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Ecosystem rot

Last week on Mastodon, Heather Buchel wrote

If I think back to like, 10 years ago, the progression in the world of CSS has DRASTICALLY changed the way I build a UI for a website as a huge net positive good. Less code. Less images. Less clunky weird code. I really do not feel the same way about the advancements in JS UI libraries. I really don’t think there has been a net positive good. Drastically different? Yeah, sure. But drastically BETTER? No, I don’t think so.

I think there’s a bit of nuance missing here (it’s just a toot, after all), but on the whole, I agree with Heather.

Today, I wanted to unpack this a bit. Let’s dig in!

Native features

Let’s start with where I think Heather is wrong.

JavaScript has gotten a lot of great native features over the last ten years. If you weren’t coding then, you might not realize how damn hard it was to do something like find an element by something other than an ID.

Before querySelector() and querySelectorAll() came along, it used to require a lot of looping and regex patterns to find elements by things like a class or data attribute, or some complex set of selectors. jQuery was created in large part to address issues like that.

Now, in addition to selector methods, we’ve got amazing array manipulation methods, template literals, destructing, Proxies, Classes, and a whole slew of features that make writing JavaScript so much easier and more powerful than it was a decade ago.

Right now, we’re in a CSS renaissance.

The most exciting stuff I see coming out for browsers isn’t JavaScript-related. It’s all Cascading Style Sheets, and it’s wonderful! Being able to replace JS with CSS is a wonderful feeling.

But from a native language perspective, both CSS and JavaScript are miles better.

I don’t think that’s what Heather was referring to, though.


I’m pretty sure Heather was talking about developer culture and library ecosystems, and this is where CSS developers have done a much better job than JS developers.

Tools like Less, Sass, and PostCSS were designed to augment native CSS with features it doesn’t have natively yet, or that aren’t widely supported (for the most part)…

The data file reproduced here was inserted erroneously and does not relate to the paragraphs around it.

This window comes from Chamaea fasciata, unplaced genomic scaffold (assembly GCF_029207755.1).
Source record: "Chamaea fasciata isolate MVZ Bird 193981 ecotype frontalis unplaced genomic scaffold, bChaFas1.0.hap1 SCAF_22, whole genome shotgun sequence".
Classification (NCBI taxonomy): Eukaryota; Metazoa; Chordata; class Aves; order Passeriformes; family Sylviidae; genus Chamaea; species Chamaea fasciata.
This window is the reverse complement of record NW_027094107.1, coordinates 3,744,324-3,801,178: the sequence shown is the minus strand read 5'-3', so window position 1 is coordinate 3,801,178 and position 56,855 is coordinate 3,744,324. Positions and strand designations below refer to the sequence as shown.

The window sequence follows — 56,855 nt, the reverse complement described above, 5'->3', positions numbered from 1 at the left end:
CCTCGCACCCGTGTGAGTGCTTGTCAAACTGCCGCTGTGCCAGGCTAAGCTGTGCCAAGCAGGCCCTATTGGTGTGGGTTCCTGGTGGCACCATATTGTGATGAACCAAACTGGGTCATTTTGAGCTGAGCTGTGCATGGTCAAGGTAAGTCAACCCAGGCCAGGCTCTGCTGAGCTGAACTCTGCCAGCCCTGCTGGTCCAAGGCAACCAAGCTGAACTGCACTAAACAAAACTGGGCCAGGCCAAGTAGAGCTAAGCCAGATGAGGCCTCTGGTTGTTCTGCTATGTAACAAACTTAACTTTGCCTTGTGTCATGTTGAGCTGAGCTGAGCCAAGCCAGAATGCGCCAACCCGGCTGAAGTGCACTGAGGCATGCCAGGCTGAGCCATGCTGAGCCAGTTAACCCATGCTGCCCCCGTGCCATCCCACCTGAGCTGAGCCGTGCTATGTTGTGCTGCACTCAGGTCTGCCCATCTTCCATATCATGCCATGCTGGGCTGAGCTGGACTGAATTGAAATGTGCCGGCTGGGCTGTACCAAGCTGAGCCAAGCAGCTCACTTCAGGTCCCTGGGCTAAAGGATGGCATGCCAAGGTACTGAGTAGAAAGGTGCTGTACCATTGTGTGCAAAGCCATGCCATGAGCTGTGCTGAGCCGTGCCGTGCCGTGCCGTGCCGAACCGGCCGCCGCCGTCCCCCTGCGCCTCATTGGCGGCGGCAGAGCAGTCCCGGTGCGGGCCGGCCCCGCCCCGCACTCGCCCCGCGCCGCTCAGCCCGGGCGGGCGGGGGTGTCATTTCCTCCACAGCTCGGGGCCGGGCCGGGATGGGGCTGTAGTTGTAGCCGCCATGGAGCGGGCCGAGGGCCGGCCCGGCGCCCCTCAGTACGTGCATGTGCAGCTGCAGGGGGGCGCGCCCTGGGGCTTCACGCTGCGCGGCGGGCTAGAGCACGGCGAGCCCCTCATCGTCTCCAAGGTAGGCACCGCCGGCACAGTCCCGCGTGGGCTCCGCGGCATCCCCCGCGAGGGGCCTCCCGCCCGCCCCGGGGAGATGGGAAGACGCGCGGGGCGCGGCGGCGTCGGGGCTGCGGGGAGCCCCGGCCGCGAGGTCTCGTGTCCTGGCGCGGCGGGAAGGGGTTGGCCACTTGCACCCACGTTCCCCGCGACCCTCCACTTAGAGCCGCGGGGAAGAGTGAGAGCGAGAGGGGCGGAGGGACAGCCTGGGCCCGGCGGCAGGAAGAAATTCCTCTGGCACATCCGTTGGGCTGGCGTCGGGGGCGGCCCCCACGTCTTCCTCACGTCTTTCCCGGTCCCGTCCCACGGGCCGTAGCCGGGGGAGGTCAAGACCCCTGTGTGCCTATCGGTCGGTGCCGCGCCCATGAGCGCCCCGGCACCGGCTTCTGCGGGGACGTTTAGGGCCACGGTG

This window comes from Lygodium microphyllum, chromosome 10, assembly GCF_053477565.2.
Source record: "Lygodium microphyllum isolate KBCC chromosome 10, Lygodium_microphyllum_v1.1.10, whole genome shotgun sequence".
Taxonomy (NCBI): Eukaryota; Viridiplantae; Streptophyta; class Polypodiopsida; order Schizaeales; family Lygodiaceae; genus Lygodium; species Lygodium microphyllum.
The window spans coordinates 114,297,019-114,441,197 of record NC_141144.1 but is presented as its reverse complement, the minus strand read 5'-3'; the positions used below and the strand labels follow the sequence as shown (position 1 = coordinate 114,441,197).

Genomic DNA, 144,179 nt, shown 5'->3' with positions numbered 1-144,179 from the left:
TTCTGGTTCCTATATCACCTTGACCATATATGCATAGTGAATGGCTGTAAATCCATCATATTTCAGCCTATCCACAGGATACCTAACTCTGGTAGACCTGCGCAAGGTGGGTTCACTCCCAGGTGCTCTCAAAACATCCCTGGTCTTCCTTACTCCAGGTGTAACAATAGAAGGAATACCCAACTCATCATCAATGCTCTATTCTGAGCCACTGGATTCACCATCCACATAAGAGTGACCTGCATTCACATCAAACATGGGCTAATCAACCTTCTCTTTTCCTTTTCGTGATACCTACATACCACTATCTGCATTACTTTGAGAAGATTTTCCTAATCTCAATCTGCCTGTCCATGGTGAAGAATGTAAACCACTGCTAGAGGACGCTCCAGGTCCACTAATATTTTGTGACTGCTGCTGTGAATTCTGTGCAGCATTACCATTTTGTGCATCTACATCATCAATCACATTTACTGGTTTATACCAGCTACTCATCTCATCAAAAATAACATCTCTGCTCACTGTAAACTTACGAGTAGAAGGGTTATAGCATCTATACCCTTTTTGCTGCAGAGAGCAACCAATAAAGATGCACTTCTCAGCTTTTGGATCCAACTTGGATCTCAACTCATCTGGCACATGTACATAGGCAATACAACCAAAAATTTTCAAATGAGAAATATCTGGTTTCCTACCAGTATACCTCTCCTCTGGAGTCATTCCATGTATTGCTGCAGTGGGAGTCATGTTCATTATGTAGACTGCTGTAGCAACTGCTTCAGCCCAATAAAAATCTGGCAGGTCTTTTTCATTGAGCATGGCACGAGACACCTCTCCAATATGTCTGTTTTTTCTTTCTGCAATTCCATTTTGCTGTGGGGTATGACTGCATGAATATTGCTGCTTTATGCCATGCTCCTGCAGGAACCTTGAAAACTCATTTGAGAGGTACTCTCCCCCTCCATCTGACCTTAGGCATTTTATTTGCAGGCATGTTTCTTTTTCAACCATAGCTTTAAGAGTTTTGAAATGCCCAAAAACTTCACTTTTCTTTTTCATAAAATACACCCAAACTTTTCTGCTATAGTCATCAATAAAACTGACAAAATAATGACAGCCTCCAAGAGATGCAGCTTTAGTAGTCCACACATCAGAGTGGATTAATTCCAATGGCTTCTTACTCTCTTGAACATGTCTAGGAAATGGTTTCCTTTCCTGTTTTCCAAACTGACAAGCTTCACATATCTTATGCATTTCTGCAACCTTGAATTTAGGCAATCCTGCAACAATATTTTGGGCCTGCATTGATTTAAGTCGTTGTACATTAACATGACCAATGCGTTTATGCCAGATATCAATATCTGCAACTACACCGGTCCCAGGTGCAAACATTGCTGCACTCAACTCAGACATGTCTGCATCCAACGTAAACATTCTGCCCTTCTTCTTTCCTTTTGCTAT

• Nesting
  • Variables
  • Bundling files
  • Color manipulation
  • Functions

I think of them like Babel, but for CSS.

The JavaScript tooling ecosystem, by contrast, went heavy on reinventing the wheel (over and over and over again). We seem to keep undulating between “do all the things on the server” and “do all the things in the browser,” occasionally stopping in this middle place of “what if we did a bit of both?”

CSS isn’t totally immune from this.

Tailwind is quite popular (though, in my opinion, mostly among the JS developer crowd), and it’s whole value proposition is “CSS is broken lets fix it.”

But the CSS community has taken an approach to tooling that’s most “augment what we can do natively already,” whereas the JS ecosystem is more “let’s build complex non-native syntax with the native stuff.”

It’s a subtle but important difference.

A graveyard of tooling

As part of her Mastodon thread, Heather also wrote

“Don’t you remember how awful it is having jQuery slung every where and trying to keep everything in sync and the mess of code it created?” YEAH HAVE YOU SEEN WHAT PEOPLE ARE DOING NOW? LMAO please.

I do remember the fun of occasional jQuery version collisions when a developer would load two (or more) versions on the same site for some reason.

But I also remember that the jQuery team was very thoughtful about upgrades and breaking changes. They were slow to update (in a good way), and a lot of the changes were under-the-hood updates that improved performance rather than breaking API changes.

Contrast that with the modern JS ecosystem, where libraries introduce breaking version upgrades frequently.

The web is littered with abandoned versions of old state-based UI frameworks. Working on an older code base means spending hours fixing and upgrading NPM packages first.

This is a net negative, not a win.

The takeaway

I think the JavaScript community would be in a much better place if it learned from how the CSS community has approached tooling.

Augment, don’t replace. Progressively enhance. Grow thoughtfully. Move slowly and fix stuff.